NNU’s fully online Graduate Certificate Program is designed for laypersons who want to explore a particular facet of the Christian tradition or for clergy who want to further their studies in one particular area of interest.
The Graduate Certificates offered by NNU’s Graduate School of Theology may be of interest to individuals for their own personal or professional development who presently desire something other than a full academic degree program. Graduate Certificates empower students to focus in a particular area of academic study at a pace that fits their schedule. Depending on the certificate selected, students may complete one or two eight-week courses per semester.
Graduate certificates are offered in:
Graduate certificates may also be attractive to prospective students who are considering a graduate degree and may later wish to transfer their graduate certificate coursework into that particular degree track. For instance, if you complete our Graduate Certificate in Missional Leadership, you could transfer these four courses into our Master of Divinity or Master of Arts in Missional Leadership at a later date. Likewise, those who have already earned a graduate degree may find a graduate certificate helpful in focusing their study in a particular discipline beyond a previous degree.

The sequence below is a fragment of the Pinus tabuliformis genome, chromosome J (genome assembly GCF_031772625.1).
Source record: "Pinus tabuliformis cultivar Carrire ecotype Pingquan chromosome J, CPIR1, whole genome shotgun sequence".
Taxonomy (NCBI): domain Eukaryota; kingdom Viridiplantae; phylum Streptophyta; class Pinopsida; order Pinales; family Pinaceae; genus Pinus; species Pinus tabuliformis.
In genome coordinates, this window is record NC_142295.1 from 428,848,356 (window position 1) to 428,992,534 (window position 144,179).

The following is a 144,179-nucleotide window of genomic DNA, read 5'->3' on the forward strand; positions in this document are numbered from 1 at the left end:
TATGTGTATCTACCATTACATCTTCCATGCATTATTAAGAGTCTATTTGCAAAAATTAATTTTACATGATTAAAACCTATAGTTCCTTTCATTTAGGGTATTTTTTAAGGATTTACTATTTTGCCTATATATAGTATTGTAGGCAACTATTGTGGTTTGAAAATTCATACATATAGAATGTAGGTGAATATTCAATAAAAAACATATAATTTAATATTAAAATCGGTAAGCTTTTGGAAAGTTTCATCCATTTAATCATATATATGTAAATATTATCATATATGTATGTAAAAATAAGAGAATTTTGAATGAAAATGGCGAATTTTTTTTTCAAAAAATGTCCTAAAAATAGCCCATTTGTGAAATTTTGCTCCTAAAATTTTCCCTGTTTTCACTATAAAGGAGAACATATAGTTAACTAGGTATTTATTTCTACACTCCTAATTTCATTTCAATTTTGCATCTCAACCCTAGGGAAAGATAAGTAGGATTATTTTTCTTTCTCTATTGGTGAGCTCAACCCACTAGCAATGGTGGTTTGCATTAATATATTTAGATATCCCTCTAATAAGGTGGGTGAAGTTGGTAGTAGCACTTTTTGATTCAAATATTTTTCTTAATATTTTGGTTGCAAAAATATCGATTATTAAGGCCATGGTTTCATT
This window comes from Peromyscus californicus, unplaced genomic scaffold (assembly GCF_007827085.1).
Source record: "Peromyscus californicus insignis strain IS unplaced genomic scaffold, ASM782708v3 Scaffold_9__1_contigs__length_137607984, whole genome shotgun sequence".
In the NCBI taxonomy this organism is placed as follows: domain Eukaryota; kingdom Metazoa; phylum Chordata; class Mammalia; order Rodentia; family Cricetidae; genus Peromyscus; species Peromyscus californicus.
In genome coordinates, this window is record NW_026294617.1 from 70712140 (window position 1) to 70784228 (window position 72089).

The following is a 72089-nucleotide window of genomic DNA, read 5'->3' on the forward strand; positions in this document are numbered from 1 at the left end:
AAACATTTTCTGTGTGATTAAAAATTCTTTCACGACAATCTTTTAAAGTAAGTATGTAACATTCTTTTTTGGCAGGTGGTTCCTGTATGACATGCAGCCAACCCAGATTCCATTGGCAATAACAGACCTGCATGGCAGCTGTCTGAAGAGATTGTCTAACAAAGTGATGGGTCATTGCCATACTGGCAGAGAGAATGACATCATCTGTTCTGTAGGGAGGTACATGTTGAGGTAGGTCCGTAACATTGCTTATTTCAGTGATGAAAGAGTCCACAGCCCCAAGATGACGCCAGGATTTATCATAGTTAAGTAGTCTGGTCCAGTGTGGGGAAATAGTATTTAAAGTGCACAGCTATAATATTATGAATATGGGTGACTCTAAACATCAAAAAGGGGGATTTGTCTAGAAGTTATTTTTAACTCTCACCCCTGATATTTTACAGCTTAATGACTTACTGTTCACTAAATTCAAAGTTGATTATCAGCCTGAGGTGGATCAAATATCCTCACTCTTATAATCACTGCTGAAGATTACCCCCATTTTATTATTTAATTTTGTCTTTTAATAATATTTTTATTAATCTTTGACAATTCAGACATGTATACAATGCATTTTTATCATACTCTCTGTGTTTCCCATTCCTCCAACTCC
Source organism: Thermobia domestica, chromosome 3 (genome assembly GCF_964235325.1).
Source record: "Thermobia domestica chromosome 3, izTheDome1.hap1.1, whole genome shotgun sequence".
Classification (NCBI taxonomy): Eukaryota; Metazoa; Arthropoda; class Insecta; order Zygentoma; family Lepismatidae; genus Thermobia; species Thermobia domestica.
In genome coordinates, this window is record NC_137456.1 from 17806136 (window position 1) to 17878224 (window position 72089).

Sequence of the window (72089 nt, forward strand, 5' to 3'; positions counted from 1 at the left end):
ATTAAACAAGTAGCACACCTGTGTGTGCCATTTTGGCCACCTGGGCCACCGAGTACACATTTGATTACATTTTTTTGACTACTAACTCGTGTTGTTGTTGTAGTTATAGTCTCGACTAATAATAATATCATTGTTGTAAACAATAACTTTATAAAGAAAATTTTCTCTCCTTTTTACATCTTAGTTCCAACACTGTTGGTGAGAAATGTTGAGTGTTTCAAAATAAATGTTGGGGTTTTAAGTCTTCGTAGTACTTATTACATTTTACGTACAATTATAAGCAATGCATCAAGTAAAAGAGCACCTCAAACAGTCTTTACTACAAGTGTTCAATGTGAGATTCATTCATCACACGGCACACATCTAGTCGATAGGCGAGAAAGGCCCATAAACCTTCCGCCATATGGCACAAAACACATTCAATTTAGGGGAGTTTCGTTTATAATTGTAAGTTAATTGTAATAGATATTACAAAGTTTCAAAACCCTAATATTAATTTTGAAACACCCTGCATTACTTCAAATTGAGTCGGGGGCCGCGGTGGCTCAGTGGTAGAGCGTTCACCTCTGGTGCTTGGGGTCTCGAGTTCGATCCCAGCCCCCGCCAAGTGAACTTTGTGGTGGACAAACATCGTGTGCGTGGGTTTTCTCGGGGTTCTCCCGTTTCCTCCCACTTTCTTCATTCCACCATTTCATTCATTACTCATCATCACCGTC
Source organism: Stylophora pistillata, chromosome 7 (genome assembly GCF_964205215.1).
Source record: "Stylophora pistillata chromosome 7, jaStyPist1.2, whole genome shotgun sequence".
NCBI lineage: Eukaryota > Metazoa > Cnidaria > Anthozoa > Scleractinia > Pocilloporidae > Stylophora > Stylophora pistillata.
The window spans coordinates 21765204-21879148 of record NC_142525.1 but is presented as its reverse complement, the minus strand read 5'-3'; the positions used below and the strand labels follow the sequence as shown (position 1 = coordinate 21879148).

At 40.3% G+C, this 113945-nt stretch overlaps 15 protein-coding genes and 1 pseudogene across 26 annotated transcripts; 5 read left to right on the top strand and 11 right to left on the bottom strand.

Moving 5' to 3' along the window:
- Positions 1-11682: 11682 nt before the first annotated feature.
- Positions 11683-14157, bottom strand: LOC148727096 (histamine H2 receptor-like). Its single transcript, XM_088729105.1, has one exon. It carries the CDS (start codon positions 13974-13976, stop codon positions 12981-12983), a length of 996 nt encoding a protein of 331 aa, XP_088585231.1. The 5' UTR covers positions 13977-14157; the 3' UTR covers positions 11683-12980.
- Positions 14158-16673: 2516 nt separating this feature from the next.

NNU’s Graduate School of Theology is accredited by The Commission on Accrediting of The Association of Theological Schools. The following degree programs are approved by The Commission on Accrediting: Master of Divinity; Master of Arts in Pastoral Ministry; and Master of Arts in Leadership & Formation with specializations in Missional Leadership; Spiritual Formation; and Youth, Children & Family Ministry.
Since 1930, NNU has been continuously accredited by the Northwest Commission on Colleges & Universities, the same respected accrediting body that validates other leading educational institutions across the Pacific Northwest.
$540 per credit, with discounts available.
Before I enrolled, I assumed that online education would leave many gaps in student, professor, and colleague interaction and therefore learning, but I was wrong. The online atmosphere offered deep, meaningful, and even transformational discussion.